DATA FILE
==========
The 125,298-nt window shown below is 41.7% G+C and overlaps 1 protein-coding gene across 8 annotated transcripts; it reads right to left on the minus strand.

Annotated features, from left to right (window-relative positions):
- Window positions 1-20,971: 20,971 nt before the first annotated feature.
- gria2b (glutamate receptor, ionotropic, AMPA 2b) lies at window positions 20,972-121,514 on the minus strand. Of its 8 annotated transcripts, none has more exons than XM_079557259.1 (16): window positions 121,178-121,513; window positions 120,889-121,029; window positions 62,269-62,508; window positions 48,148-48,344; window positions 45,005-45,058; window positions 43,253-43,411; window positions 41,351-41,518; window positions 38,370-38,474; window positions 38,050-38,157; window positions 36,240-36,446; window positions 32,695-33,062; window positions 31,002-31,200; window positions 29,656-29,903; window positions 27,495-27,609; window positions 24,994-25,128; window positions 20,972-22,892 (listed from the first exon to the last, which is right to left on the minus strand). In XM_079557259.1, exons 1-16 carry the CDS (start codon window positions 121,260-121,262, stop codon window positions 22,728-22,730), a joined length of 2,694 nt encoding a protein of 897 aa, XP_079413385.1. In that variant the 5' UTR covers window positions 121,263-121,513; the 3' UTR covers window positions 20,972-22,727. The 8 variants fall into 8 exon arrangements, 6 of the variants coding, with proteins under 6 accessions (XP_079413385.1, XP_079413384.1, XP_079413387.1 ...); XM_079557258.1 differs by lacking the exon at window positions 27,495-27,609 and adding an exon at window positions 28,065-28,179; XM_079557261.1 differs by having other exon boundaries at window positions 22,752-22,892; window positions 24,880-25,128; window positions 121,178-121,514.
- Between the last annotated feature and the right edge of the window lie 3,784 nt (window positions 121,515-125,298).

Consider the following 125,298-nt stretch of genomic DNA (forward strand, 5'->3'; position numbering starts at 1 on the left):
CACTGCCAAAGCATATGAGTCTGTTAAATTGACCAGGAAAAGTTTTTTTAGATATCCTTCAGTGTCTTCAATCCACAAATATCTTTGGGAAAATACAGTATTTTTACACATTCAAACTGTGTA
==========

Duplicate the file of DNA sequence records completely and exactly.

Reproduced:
The 125,298-nt window shown below is 41.7% G+C and overlaps 1 protein-coding gene across 8 annotated transcripts; it reads right to left on the minus strand.

Annotated features, from left to right (window-relative positions):
- Window positions 1-20,971: 20,971 nt before the first annotated feature.
- gria2b (glutamate receptor, ionotropic, AMPA 2b) lies at window positions 20,972-121,514 on the minus strand. Of its 8 annotated transcripts, none has more exons than XM_079557259.1 (16): window positions 121,178-121,513; window positions 120,889-121,029; window positions 62,269-62,508; window positions 48,148-48,344; window positions 45,005-45,058; window positions 43,253-43,411; window positions 41,351-41,518; window positions 38,370-38,474; window positions 38,050-38,157; window positions 36,240-36,446; window positions 32,695-33,062; window positions 31,002-31,200; window positions 29,656-29,903; window positions 27,495-27,609; window positions 24,994-25,128; window positions 20,972-22,892 (listed from the first exon to the last, which is right to left on the minus strand). In XM_079557259.1, exons 1-16 carry the CDS (start codon window positions 121,260-121,262, stop codon window positions 22,728-22,730), a joined length of 2,694 nt encoding a protein of 897 aa, XP_079413385.1. In that variant the 5' UTR covers window positions 121,263-121,513; the 3' UTR covers window positions 20,972-22,727. The 8 variants fall into 8 exon arrangements, 6 of the variants coding, with proteins under 6 accessions (XP_079413385.1, XP_079413384.1, XP_079413387.1 ...); XM_079557258.1 differs by lacking the exon at window positions 27,495-27,609 and adding an exon at window positions 28,065-28,179; XM_079557261.1 differs by having other exon boundaries at window positions 22,752-22,892; window positions 24,880-25,128; window positions 121,178-121,514.
- Between the last annotated feature and the right edge of the window lie 3,784 nt (window positions 121,515-125,298).

Consider the following 125,298-nt stretch of genomic DNA (forward strand, 5'->3'; position numbering starts at 1 on the left):
CACTGCCAAAGCATATGAGTCTGTTAAATTGACCAGGAAAAGTTTTTTTAGATATCCTTCAGTGTCTTCAATCCACAAATATCTTTGGGAAAATACAGTATTTTTACACATTCAAACTGTGTA